Protecting the Eye
Our eyelids are the first line of defense protecting our eye. The eyelid provides a physical barrier to the outside environment with eye lashes to screen out large particles of dirt and dust as well as drops of sweat. The nasolacrimal ducts (tear glands), which are located at the inner corners of the eyes secrete fluid into the lacrimal sac which, when the eyelid blinks, pumps the tears onto the surface of the cornea. This creates a 3-layered tear film that protects the eye with lubrication, has antimicrobial properties, and additionally catches fine particles of dust which can then drain away from the eye. Along the edges of the eyelids, between the eye lashes, are meibomian glands that secrete a thin oily substance that helps keep the tear film from evaporating. Like other skin surfaces, the eyelid also includes sweat glands.
Eye infections can cause eye discomfort in a variety ways, including:
- Blepharitis, eyelid inflammation/infection.
- Conjunctivitis ("pinkeye"), inflammation/infection of conjunctiva, which covers the eyelid lining and cornea surface.
- Styes, eye lash follicle inflammation/infection.
- Red, chronically irritated eyes.
Next: Nutritional support, diet, & lifestyle tips for eye infections.
Red, itchy eyes, swollen, red eyelids, bumps on the eyes or under the lids
Be careful not to rub your eyes if your hands are unwashed. Women should make sure they are not using old make-up that can contain bacteria or other contaminants. Consider using organic, chemical-free makeup.
The causes of these conditions are not typically known, but can be related to a general lowered immune system, chemical and/or environmental sensitivities, hormonal changes, allergies, exposure to toxins in the air, herpes zoster. etc. They also can often be helped through holistic approaches such as acupuncture and homeopathy.
The eyelid is composed of some of the thinnest skin tissue in the body. Muscles, both voluntary and involuntary, control the eyelid's opening and closing. The involuntary blink reflex, occurring nearly instantaneously whenever something outside approaches, protects the eye from damage. The involuntary blink is fast: only 3/10ths to 4/10ths of a second.
The conjunctiva, lining both the inside of the eyelid and the outside of the cornea and white of the eye serves as the next protective layer.
The strong, clear cornea is the next line of defense for the eye. It acts as the outside lens of the eye "pre-focusing" light into the lens. It provides an estimated 65% to 75% of the focusing capacity of the eye. The cornea also helps filter out some of the damaging UV radiation that comes from sunlight.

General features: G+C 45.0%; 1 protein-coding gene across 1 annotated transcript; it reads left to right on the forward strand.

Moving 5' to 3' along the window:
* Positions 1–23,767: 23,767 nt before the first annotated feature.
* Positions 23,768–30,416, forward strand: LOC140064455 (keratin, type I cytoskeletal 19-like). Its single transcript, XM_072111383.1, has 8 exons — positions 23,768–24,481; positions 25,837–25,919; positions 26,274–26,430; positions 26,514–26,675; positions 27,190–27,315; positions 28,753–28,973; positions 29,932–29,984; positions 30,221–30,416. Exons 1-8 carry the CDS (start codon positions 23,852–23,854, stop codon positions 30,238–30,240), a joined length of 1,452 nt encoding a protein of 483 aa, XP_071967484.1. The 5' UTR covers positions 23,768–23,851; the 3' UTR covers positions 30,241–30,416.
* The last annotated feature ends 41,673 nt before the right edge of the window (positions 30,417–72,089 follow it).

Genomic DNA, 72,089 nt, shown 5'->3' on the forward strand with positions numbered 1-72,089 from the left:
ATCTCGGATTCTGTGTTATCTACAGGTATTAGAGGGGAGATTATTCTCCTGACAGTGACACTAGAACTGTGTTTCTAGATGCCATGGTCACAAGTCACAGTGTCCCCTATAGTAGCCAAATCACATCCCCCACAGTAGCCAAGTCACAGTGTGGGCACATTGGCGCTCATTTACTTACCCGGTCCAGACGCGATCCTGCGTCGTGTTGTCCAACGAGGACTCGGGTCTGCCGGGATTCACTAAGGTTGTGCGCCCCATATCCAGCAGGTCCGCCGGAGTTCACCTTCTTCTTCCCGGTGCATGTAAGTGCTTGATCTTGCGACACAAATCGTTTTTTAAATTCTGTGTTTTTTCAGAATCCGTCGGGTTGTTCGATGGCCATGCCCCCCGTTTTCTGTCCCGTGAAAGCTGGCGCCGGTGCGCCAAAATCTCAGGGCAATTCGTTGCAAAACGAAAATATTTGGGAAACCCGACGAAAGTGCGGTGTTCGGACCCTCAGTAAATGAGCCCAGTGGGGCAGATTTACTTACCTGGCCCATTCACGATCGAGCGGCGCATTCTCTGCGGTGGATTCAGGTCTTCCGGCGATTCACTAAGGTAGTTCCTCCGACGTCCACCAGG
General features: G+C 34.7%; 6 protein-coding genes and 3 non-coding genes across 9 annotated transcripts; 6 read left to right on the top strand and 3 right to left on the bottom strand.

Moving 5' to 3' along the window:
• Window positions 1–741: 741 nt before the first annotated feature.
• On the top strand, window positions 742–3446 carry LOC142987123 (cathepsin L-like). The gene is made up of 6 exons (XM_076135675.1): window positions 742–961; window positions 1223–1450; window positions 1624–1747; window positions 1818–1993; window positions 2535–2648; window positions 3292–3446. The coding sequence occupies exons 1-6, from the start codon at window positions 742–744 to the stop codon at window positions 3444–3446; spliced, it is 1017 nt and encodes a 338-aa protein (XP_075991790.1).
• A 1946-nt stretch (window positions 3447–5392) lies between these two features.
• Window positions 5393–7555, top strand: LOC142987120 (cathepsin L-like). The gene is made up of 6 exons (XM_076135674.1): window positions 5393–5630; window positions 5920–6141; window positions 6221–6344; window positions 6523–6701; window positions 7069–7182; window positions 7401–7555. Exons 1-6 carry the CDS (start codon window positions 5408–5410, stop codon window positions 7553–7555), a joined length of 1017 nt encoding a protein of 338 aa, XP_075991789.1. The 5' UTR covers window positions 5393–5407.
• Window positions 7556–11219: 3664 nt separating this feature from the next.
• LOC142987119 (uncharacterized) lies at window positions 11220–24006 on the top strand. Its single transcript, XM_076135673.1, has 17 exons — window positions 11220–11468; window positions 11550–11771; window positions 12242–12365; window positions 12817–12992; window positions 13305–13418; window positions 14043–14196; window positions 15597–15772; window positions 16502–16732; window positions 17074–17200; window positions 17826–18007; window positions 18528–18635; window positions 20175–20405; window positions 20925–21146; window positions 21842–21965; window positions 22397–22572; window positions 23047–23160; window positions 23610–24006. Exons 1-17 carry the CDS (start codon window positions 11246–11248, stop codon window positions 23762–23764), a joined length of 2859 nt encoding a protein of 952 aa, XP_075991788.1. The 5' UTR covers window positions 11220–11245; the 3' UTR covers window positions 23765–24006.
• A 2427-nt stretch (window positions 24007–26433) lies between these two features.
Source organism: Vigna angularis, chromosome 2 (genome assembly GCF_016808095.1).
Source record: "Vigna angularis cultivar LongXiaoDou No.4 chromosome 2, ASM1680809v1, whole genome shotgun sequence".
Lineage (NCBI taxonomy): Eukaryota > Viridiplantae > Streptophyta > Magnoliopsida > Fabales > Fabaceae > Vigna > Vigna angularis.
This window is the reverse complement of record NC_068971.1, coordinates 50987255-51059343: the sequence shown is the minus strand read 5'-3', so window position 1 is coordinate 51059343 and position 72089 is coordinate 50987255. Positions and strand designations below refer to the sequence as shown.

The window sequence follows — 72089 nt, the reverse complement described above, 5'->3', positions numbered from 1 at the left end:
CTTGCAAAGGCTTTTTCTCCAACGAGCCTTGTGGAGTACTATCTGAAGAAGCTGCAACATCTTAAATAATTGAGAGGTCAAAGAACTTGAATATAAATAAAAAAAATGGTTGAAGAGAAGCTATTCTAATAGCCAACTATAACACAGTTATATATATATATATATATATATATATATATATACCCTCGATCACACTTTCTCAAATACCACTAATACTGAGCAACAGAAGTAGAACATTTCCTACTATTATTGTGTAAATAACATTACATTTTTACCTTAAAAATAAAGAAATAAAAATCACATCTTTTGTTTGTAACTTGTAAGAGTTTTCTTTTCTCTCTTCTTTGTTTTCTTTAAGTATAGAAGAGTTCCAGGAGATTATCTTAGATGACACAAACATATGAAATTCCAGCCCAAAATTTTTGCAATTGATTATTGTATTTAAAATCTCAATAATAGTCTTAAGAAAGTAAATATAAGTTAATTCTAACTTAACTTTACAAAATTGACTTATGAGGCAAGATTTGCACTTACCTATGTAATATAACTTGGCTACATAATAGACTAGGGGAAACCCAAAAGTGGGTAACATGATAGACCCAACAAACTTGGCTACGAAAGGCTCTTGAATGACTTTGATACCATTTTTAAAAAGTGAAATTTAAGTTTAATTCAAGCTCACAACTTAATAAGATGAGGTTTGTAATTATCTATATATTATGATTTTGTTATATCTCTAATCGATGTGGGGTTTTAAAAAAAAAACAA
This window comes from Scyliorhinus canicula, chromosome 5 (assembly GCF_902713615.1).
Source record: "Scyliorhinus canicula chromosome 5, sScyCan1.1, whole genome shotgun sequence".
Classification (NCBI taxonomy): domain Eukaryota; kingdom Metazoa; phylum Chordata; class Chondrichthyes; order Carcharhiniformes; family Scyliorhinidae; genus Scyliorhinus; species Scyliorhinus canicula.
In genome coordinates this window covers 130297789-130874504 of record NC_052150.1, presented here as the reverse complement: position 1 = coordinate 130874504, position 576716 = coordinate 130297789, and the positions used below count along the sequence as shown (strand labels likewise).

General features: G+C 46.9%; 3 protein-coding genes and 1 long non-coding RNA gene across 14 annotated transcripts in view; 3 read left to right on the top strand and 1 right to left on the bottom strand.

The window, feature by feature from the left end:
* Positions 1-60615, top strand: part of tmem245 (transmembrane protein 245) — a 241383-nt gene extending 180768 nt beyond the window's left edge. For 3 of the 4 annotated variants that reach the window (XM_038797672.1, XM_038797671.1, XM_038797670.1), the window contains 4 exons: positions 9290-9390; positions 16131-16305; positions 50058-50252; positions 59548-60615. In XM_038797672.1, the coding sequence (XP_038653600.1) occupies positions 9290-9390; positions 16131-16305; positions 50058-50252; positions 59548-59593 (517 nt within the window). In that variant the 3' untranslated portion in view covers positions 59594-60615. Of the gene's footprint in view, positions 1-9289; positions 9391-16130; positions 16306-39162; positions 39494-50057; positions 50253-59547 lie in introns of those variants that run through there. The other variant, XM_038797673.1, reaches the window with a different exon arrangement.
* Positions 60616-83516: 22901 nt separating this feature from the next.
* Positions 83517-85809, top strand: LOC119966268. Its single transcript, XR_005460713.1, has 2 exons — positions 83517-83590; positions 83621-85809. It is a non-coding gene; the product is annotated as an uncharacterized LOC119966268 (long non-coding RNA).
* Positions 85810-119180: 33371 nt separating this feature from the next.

The cornea has the capacity of healing quickly from minor scratches because when such an accident occurs; healthy cornea cells actually slide over to cover the scratched area.
Obvious causes of eyelid inflammation are insect bites and allergies. Less obvious is the inflammation that can arise as a result of rubbing the eyes with unwashed hands, or environmental pollutants that cause the eyelid to become swollen. Generally speaking, inflamed eyelids are known as blepharitis. If an eyelash follicle becomes inflamed, a stye can result. If the meibomian glands become infected, a chalazion can result.
Role of the Conjunctiva
The inside of the eyelids and the outer surface of the cornea is lined with the conjunctiva, layers of tissue moistened by "goblet cells" that secrete mucin and form mucus and like the tear glands, produce some tears to help keep the eye moist. The conjunctiva contains tiny blood vessels that distribute nutrients and oxygen to the nearby tissue. It supplies the same elements of the immune system that other mucous tissues provide such as lymph cells.
The surface of the cornea can become inflamed, a condition known as conjunctivitis or keratitis (if it becomes infected). This often arises from rubbing the eyes with dirty hands - this is the reason children get pink eye so frequently. The inflammation is usually caused by a viral infection, sometimes a bacterial infection, and sometimes allergens such as pollen or environmental toxins in the air.
The conjunctiva contains tiny blood vessels can become more visible when the conjunctiva is exercising its immune, protective response, giving it a pink tinge. Some swelling can occur along with a feeling of irritation, itching, and watering eyes.
Eye Infections News
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